No matter how empathetic one is, conflict in life is inevitable. Just because we love each other, doesn’t mean to say we love the same things, so there will be times we fall out, even with the best of friends.
How then to extend and olive branch when discord has been set and both sides find it hard to back down? If it’s a relatively recent and insignificant disagreement, something simple like offering to make the other a drink may suffice; something unrelated, to show you’re open to breaking the deadlock.
Harder are those disagreements that have raged for longer and have many compounding elements to make a truce much harder to navigate. These can often be so difficult to approach, there’s a strong temptation to avoid them all together.
Only each of us know when a friendship has gone its distance and despite our best efforts, there’s really no way back to where it was. In this case, allowing it to naturally die is sad, but and organic process. Some things just don’t last forever.
Those that do require us to find a way through can be much harder and understandably can seem a daunting prospect. How to start emotional negotiations? For me it’s about laying out our own feelings without attributing blame.
Starting sentences with “I feel…” and avoiding using ‘you’ is a great way of letting another know how hurt you are without pointing a finger. It’s hard to argue with another’s emotions when you’re speaking from personal experience rather that trying to attribute blame. You may even choose to write it down first, then read it back and imagine the other person saying this to you… would you feel offended?
However you do it, undoubtedly there is no greater feeling that finding your way back to someone you love, so I wish you all strength is navigating your way through any life-challenging difficulties you may be facing.
And to help you navigate through the world’s best art website (probably) here’re the incredible new works we’ve been blessed with this month:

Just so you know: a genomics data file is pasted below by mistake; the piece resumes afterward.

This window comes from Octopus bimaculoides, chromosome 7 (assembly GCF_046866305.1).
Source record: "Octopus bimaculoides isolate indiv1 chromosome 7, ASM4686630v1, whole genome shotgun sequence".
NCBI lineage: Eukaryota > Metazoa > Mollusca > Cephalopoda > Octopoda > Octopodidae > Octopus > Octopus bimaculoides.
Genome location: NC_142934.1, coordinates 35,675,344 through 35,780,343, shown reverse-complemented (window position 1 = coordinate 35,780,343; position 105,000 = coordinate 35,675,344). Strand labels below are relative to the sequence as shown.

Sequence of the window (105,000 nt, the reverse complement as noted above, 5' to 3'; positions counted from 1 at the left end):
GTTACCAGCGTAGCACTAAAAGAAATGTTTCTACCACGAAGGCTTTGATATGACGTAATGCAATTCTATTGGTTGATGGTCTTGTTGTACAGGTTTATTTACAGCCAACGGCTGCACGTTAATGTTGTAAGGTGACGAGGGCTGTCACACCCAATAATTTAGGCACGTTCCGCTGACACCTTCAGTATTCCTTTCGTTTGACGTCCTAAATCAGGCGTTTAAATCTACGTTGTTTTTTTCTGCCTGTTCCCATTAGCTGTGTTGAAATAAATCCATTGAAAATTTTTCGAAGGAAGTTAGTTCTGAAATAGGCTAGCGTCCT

The lovely Mary Allen sent over a beautiful new Online-only exclusive just a week ago and, boy, did it get a lot of interest in social media! Not to be outdone on that platform, the astonishing Ilric Shetland sent in two works, one of which will be in-house soon. If you want a lovely affordable painting by Mr Shetland, this is your month!
Andrew Allanson popped in last week with three superb paintings to replace his sales this month. His sunsets are second-to-none! And along with his own, he brought 4… yes FOUR gorgeous pieces from his friend Ann Kelly, too. Howzabout this for a seasonal sensation?
Jamel Akib came down last week. He’s been experimenting with a new range of colours and, boy, did he come up trumps. If this beauty of St Just Church doesn’t sell in a heartbeat, I’ll eat my (virtual) hat!
Stephen ‘The Hig’ Higton added a stunning new piece entitled ‘The Cloud’. For anyone who’s spent an afternoon on Pendower or Towan beach, they’ll know the gentle grandeur of this scrummy scene.
And when Peter Wileman came in the other week with his mindbogglingly good new collection, he added this beauty to the mix. Can this guy get any better…? It seems so!
Just as I’m finishing up writing this, the ever-popular Ben Taffinder dropped by with two world-class impasto scorchers. But no sooner were they advertised, one sold, so only this one of Cadgwith now, soz!!!
And lastly, our still-life queen, Penny German, sent down a brace of beauties enough to delight even the most avid sybarite. So if you’re as big a fan as me, better chivvy over to her page sharpish!
That’s the lot, me lovers! I would normally say November is a quiet month for the gallery, but with 10 record months behind us, I suspect you’ll be surprising me with your generosity again. Bless ya!
Keep safe with those fireworks, cherubs!
Mark David Hatwood FRSA
I was having a little thinkie the other day about what a thankless job being a politician must be these days. I’m not going to get into the ‘B’ word but I know as an ex parish council, many think you’re in it for the power, or to get your fingers in the honey-pot (which on a parish level at least I can assure you there’s very little of either!)
It’s my belief that the vast majority go into the job in the hope of ‘making a difference’. Unless you’ve been an MP before, up to that point your work, I believe, is unpaid. So there’s a long period that you’re reliant on your personal income to support your bid… even if you do eventually make it to a paid MP salary… read more.